This is because with a good cost estimate, you know how far you can move down in price without taking too much financial risk. There may be customers that are worth taking despite a lower profit margin in the short term. I think we have all had experience of this. They may be small companies that you think will grow or organizations you want to support.
At the same time, there are other customers with a good willingness to pay and projects that can provide great returns and impact. In such cases, you can assess the value and price accordingly. This ability is lost with a fixed hourly rate. The only way is to try to settle on a "reasonable" standard hourly rate and offer targeted discounts for customers in the first category. Large companies can be dealt with by overestimating the time required. None of these solutions are good.
Discounts Are Incredibly Expensive for Suppliers
Customers easily get used to discounts and when the smaller company grows up, they expect the same discounts next time. A fact many entrepreneurs do not know is that a 10% reduction in price may require selling 50% more to achieve the same financial result. Giving discounts is therefore very expensive even if you can compensate through increased volume. But since service companies don't scale very well - after all, you have a limited number of hours per person per week - you often can't make up the lost revenue by selling more.
The big company will wonder why this particular supplier is taking 20% longer to deliver the same thing as their competitors. This will probably put a spanner in the works for the supplier in a procurement process.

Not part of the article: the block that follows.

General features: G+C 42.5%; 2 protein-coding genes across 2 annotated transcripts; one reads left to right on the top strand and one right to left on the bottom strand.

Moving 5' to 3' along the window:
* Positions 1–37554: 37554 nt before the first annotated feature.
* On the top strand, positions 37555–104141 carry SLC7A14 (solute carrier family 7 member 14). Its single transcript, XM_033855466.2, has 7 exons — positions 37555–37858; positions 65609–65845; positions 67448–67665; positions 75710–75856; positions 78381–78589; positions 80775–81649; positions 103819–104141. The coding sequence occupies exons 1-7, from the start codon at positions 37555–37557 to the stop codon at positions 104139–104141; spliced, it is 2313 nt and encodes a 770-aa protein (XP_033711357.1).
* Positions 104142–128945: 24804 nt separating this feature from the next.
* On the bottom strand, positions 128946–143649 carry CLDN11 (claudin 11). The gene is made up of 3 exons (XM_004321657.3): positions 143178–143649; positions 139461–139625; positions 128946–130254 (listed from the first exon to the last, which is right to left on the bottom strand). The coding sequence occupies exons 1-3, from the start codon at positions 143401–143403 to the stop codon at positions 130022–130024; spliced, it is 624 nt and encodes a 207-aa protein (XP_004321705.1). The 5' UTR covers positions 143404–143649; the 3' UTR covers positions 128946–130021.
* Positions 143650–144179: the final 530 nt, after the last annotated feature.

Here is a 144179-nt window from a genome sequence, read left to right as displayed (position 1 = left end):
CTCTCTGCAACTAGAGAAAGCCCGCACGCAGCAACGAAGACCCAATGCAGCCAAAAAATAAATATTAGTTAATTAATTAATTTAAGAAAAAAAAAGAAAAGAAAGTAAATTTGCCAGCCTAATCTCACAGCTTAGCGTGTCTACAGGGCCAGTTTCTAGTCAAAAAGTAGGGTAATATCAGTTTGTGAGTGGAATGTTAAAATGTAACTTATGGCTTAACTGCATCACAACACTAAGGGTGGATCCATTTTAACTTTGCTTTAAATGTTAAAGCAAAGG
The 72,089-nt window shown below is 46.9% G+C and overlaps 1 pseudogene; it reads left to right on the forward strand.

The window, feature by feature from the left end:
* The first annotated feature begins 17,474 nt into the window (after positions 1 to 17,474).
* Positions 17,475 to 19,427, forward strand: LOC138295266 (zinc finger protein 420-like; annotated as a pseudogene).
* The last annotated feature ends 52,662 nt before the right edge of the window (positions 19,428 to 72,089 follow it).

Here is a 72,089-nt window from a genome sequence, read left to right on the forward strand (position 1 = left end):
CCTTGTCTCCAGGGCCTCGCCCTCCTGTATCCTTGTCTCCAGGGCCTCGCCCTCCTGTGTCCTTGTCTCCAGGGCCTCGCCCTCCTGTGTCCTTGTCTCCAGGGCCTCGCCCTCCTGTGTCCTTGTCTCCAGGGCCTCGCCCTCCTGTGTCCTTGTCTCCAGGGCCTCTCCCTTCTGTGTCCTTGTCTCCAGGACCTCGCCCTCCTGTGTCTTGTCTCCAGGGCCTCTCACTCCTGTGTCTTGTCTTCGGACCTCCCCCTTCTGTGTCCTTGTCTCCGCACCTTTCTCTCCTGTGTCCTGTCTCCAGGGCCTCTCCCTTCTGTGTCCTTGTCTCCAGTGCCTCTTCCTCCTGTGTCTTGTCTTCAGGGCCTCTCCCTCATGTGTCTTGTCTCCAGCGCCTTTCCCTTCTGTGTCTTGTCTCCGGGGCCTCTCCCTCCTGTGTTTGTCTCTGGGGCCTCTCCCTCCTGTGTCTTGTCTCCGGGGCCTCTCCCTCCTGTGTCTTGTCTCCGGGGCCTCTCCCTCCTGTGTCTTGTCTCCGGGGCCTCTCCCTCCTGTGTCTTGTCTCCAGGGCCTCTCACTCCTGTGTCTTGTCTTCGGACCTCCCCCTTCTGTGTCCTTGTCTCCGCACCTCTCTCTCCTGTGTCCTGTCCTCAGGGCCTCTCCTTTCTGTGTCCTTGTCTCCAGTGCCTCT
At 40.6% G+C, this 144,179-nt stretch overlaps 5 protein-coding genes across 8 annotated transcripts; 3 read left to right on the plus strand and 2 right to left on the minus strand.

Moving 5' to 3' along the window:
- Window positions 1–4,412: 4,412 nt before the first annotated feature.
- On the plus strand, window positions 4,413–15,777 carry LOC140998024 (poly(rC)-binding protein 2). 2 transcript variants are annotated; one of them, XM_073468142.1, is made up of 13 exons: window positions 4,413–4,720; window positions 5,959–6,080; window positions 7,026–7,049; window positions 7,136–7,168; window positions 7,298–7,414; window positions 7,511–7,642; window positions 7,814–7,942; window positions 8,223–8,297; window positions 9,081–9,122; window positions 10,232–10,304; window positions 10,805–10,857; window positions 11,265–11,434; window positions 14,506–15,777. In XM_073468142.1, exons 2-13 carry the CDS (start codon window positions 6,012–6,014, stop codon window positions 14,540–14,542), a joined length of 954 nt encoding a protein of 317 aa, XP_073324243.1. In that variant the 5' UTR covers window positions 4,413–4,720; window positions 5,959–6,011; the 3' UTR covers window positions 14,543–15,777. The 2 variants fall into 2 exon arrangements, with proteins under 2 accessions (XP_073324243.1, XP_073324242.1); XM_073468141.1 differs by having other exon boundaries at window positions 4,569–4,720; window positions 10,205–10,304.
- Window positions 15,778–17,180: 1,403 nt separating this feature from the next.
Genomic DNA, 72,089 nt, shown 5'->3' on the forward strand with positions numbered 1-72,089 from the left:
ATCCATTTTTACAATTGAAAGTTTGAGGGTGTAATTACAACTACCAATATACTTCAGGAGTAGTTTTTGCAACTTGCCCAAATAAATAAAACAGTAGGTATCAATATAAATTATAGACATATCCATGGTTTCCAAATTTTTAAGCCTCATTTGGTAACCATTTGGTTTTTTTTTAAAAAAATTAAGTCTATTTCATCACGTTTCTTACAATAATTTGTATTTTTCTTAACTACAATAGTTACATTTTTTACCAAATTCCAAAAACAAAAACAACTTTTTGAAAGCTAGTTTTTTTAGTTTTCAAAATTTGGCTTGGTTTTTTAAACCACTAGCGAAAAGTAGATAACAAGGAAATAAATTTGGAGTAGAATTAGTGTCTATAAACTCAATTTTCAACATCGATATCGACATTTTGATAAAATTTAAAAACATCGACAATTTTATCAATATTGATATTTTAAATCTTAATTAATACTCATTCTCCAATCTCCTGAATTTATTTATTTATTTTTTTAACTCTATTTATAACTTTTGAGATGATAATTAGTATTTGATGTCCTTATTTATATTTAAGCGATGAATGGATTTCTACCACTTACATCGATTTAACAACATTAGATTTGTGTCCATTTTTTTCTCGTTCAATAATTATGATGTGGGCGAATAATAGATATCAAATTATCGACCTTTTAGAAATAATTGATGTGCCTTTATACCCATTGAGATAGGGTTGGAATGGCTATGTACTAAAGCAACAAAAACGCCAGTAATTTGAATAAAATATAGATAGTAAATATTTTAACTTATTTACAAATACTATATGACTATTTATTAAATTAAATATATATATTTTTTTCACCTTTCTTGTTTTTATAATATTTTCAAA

With value-based pricing, the supplier could have offered pricing that was not so easy to compare and appeared interesting to the larger company. They would have been able to increase their profits without manipulating estimated hours. Of the things a company can directly control, price is the one that has the highest impact on profits (Simon, 2015).
An Inside-Out Approach that Affects Both Supplier and Buyer
Not all businesses have a clear objective to increase their profits. For some, entrepreneurship is about other things. They are satisfied with their profits and may think it is right to earn a reasonable amount. You don't want to see yourself as an opportunist. Increasing profits at the expense of the customer therefore seems ethically wrong to some.
But value-based pricing is not necessarily about increasing profits just because the customer is able and willing to cough up more money. Thinking that way does not usually lead to long-term gains. You have to change your approach to the customer as well. With value-based pricing, this becomes crucial and suppliers using value-based pricing have more satisfied customers than suppliers using hourly rates (Baker, 2010).
The irony is that by charging more you create an incentive for yourself to work harder to prove yourself worth the money. Several companies that have switched to value-based pricing have testified to this (Baker, 2010).